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  1. An Analysis of Innovate Training with Bottlenose Dolphins (Tursiops truncatus)

    Full-text: Available

    | Contributor(s):: Raymond John Van Steyn

    The National Aquarium in Baltimore, Maryland conducted a training program in 2014 to develop a gestural command for their dolphins called “innovate”. This training paradigm was developed to resemble the seminal research by Pryor, Haag and O’Reilly (1969), as well as more...

  2. Circadian Rhythm of Salivary Immunoglobulin A and Associations with Cortisol as A Stress Biomarker in Captive Asian Elephants (Elephas maximus)

    Full-text: Available

    | Contributor(s):: Tithipong Plangsangmas, Janine L. Brown, Chatchote Thitaram, Ayona Silva-Fletcher, Katie L. Edwards, Veerasak Punyapornwithaya, Patcharapa Towiboon, Chaleamchat Somgird

    Salivary immunoglobulin A (sIgA) has been proposed as a potential indicator of welfare for various species, including Asian elephants, and may be related to adrenal cortisol responses. This study aimed to distinguish circadian rhythm effects on sIgA in male and female Asian elephants and...

  3. Carcass Feeding for Captive Vultures: Testing Assumptions about Zoos and Effects on Birds and Visitors

    Full-text: Available

    | Contributor(s):: Hannah Gaengler

    Carcass feeding is a potentially controversial feeding method for zoo animals. The common assumption is that many North American zoos refrain from feeding large carcasses to their carnivorous animals because zoo visitors might not approve of this feeding method. However, since there are several...

  4. Furred and feathered friends: how attached are zookeepers to the animals in their care?

    | Contributor(s):: Melfi, V., Skyner, L., Birke, L., Ward, S. J., Shaw, W. S., Hosey, G.

    Keeper-animal relationships (KARs) appear to be important in zoos, since they can enhance the well-being of both the animals and the keepers, can make animal husbandry easier, but conversely might risk inappropriate habituation of animals and possible risks to the safety of keepers. It is,...

  5. The Behavioral Effects of Feeding Enrichment on a Zoo-Housed Herd of African Elephants (Loxodonta africana)

    Full-text: Available

    | Contributor(s):: Caroline Marie Driscoll

    A comprehensive study on the behavioral effects of feeding enrichment was conducted on six African elephants housed at the North Carolina Zoological Park in Asheboro, NC. The herd is comprised of are two adult males, three adult females, and one subadult female. The study was conducted over a...

  6. Evaluation of the Impact of Behavioral Opportunities on Four Zoo-Housed Aardvarks (Orycteropus afer)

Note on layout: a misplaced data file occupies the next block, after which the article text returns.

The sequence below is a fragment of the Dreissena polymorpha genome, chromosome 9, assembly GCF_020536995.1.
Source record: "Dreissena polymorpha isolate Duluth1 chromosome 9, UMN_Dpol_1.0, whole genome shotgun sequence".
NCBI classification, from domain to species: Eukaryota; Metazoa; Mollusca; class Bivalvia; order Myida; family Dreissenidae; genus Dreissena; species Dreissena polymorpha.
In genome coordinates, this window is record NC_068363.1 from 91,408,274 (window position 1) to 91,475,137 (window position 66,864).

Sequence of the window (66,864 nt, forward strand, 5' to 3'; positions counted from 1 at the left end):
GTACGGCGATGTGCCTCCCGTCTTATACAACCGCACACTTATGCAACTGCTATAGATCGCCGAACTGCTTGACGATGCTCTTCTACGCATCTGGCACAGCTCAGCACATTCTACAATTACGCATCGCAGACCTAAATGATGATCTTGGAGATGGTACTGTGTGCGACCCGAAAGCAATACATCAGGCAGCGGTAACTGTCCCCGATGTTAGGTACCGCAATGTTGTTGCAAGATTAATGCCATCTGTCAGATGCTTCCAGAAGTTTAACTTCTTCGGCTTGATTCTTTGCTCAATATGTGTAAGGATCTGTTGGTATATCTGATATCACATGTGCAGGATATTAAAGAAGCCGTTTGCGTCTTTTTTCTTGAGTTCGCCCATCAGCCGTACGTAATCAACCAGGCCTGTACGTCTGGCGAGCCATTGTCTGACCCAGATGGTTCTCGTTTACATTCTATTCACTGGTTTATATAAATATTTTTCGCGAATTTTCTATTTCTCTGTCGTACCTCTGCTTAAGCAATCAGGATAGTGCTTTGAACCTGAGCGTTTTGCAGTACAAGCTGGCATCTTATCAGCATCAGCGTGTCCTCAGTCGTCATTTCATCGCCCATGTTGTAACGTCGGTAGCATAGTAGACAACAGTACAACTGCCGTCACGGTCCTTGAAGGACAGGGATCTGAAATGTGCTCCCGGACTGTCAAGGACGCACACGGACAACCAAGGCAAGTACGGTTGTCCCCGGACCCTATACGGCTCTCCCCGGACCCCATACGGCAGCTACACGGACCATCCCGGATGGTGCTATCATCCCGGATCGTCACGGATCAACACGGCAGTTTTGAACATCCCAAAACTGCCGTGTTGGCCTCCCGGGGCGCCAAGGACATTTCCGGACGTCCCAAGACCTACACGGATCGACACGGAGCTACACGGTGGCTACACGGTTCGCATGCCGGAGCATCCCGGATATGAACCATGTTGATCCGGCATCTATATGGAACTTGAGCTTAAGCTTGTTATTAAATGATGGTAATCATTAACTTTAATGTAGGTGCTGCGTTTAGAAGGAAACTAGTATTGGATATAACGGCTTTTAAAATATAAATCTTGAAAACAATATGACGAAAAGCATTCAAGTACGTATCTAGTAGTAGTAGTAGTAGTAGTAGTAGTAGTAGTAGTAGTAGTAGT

Full-text: Available

    | Contributor(s):: Jennifer Hamilton, Grace Fuller, Stephanie Allard

    Evaluations of enrichment are critical to determine if an enrichment program is meeting stated goals. However, nocturnal species can present a challenge if their active periods do not align with caretakers’ schedules. To evaluate enrichment for four aardvarks housed with a natural light...

  7. Oral, Cloacal, and Hemipenal Actinomycosis in Captive Ball Pythons (Python regius)

    Full-text: Available

    | Contributor(s):: Steven B. Tillis, Marley E. Iredale, April L. Childress, Erin A. Graham, James F. X. Wellehan, Ramiro Isaza, Robert J. Ossiboff

    Ball pythons (Python regius) are one of the most commonly kept and bred reptiles in captivity. In a large ball python breeding colony, a unique syndrome characterized by granulomatous inflammation of the cloaca and hemipenes (phalli) was observed in 140 of 481 (29.1%) breeding males, but only...

  8. Using Thermal Imaging to Monitor Body Temperature of Koalas (Phascolarctos cinereus) in A Zoo Setting

    Full-text: Available

    | Contributor(s):: Edward Narayan, Annabella Perakis, Will Meikle

    Non-invasive techniques can be applied for monitoring the physiology and behaviour of wildlife in Zoos to improve management and welfare. Thermal imaging technology has been used as a non-invasive technique to measure the body temperature of various domesticated and wildlife species. In this...

  9. Ireland Human-Animal Interactions Education Abroad

    Full-text: Available

    | Contributor(s):: Lauren Hamer

    For my project I took course in Human-Animal Interactions then went abroad to Ireland with the Department of Animal Sciences to do study that same thing. While abroad for 9 days we visited zoos, animal rehabilitation centers, multiple farms, the University College of Dublin, and even some...

  10. Use of Vertical Enclosure Space and Species-Typical Locomotion by a Rehabilitating Spider Monkey (Ateles fusciceps)

    Full-text: Available

    | Contributor(s):: Jake Funkhouser

    With wild spider monkey populations in decline, investigations contributing to captive welfare, and successful rehabilitation and reintroduction knowledge is increasingly pressing. Quantifying and analyzing the appropriateness of naturalistic enclosure designs to foster species-typical...